Did you say what I think you said?


I was somewhat taken back by your answer to Diane – the woman in her 60’s who was being disturbed by the neighborhood children. I basically agree with your response to the noise level issue but thought your advice that she form friendships first before expecting the children to respect and not damage her property just encourages the idea that one only has to be respectful of property to those she knows and/or likes.

Is this right?

∼ Leslie


Dear Leslie,

Thanks for giving us a chance to elaborate on our answer. We are all obligated to respect other people’s property whether or not we know or like the person. That is a basic timeless truth of Scripture. In fact, ancient Jewish wisdom says that those who treat other people’s belongings casually will end up treating other people’s lives casually as well. Shall we say that we aren’t surprised that after the mayor of Baltimore adopted a, ‘we’ll let them destroy property’ attitude, the violence did not end with vandalism; it continued on to bloodshed.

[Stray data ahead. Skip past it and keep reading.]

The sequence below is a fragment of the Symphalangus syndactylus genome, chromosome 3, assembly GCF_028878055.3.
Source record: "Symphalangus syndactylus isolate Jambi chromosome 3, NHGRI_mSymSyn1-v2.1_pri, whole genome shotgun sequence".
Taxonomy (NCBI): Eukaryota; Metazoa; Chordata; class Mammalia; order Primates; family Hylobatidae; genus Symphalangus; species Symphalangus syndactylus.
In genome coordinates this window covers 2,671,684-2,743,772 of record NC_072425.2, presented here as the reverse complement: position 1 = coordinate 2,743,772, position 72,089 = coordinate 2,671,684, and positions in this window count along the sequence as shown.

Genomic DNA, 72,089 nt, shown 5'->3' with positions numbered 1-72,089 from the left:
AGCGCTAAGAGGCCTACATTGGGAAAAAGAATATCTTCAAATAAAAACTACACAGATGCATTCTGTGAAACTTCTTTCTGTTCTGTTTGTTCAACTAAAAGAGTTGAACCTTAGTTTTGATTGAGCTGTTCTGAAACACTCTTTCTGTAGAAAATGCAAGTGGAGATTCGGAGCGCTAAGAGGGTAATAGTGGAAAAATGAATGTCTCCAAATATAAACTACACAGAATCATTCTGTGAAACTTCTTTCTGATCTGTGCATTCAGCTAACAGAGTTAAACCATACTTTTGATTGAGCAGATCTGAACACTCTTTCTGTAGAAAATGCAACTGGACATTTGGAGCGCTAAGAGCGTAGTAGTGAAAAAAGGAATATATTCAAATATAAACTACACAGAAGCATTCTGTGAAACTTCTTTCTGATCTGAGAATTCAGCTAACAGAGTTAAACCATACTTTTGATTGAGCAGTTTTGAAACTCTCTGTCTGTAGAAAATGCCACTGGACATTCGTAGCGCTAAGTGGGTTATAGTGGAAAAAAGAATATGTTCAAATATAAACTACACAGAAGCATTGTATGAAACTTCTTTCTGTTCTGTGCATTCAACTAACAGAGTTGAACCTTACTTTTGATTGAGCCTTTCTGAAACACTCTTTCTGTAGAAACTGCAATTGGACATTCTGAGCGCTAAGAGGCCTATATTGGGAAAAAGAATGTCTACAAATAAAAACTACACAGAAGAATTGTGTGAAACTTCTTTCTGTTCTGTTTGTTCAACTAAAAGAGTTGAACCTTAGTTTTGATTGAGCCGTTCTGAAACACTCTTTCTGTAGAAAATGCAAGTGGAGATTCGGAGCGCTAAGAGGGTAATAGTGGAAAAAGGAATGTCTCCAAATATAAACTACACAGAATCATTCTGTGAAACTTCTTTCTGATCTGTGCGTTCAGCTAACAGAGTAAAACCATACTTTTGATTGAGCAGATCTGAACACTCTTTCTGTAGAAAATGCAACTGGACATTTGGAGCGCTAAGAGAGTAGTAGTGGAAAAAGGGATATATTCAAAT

However, we were trying to provide Diane with effective advice rather than an intellectual response. Sometimes, a second best route can achieve a desired goal, while insisting on the purest path will often lead to failure.

Should Diane form friendships with the neighborhood children she will then have an opportunity to mentor them and help shape their values. It would be wonderful if she can convey to them the gravity of respecting everyone’s property. Our hope was to help her see the importance of making a connection and building relationships in the first place.


Rabbi Daniel and Susan Lapin

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